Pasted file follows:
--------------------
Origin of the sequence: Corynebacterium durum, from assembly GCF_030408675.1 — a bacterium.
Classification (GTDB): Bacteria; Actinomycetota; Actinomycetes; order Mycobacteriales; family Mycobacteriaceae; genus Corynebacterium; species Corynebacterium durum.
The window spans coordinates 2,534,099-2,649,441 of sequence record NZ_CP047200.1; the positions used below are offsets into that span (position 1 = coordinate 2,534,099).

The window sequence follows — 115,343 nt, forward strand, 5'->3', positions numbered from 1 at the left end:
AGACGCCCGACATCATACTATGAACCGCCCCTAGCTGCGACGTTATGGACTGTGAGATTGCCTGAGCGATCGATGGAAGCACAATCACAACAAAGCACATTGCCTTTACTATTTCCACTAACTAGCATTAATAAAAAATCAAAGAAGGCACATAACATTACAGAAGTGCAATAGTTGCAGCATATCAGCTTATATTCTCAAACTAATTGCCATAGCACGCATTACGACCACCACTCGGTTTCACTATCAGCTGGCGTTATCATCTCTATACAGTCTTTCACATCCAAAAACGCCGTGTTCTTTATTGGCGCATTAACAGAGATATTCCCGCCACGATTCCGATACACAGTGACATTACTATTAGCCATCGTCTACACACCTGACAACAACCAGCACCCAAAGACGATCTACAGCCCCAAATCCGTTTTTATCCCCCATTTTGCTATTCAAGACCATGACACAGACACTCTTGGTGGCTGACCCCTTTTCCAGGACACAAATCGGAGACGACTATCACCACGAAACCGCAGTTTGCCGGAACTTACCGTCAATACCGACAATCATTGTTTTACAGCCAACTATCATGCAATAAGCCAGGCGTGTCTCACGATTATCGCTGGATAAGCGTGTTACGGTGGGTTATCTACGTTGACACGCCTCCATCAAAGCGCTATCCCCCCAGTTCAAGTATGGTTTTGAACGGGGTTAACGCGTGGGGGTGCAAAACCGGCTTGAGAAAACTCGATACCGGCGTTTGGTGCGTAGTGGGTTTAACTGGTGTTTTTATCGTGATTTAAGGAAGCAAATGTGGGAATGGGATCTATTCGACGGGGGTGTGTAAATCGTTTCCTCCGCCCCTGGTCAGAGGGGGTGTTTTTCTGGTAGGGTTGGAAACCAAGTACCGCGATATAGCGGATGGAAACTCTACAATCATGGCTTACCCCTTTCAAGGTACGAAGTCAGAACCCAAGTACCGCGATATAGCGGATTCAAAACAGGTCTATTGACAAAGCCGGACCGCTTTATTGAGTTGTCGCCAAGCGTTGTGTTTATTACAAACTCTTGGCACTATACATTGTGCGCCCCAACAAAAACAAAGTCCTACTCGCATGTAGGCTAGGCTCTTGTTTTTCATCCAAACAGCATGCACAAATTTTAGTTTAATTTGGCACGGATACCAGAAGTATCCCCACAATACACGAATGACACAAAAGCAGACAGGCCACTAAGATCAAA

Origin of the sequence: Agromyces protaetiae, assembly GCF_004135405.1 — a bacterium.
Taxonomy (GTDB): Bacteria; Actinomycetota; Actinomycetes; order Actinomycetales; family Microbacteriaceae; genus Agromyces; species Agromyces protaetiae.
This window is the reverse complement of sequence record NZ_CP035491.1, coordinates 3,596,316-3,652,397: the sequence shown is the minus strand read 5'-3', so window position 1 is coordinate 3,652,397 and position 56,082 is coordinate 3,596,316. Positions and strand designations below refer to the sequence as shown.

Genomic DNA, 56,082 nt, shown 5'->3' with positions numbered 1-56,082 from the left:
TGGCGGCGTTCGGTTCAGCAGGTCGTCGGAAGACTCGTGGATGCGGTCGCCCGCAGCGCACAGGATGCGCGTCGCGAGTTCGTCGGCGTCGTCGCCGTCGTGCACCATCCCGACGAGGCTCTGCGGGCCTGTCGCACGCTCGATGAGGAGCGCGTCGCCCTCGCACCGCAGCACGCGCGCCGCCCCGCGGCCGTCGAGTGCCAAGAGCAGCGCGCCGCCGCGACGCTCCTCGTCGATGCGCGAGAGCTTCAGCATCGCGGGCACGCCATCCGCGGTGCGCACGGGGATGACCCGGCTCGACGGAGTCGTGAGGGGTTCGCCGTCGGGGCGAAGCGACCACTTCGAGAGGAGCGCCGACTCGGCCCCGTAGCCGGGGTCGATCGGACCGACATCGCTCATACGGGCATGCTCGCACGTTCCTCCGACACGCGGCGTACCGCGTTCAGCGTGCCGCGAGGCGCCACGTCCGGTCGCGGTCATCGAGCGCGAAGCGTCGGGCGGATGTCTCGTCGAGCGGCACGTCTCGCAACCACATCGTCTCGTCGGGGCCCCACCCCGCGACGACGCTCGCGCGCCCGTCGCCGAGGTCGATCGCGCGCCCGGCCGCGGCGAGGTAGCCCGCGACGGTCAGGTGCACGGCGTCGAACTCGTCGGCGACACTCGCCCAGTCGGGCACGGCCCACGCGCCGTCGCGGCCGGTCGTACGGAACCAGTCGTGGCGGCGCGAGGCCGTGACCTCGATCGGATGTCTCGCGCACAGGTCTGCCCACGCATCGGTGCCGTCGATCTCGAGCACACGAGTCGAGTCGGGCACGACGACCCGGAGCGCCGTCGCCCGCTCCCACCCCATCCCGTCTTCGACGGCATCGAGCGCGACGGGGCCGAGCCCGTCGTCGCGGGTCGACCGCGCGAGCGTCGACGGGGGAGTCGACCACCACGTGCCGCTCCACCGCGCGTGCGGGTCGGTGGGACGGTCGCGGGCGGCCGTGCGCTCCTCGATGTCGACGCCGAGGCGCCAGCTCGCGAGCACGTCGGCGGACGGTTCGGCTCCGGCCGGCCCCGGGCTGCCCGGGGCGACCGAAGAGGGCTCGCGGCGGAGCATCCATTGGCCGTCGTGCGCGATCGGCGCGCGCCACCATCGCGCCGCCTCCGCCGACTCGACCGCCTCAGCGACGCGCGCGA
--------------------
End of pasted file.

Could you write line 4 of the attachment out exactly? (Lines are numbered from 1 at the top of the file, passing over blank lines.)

The window sequence follows — 115,343 nt, forward strand, 5'->3', positions numbered from 1 at the left end: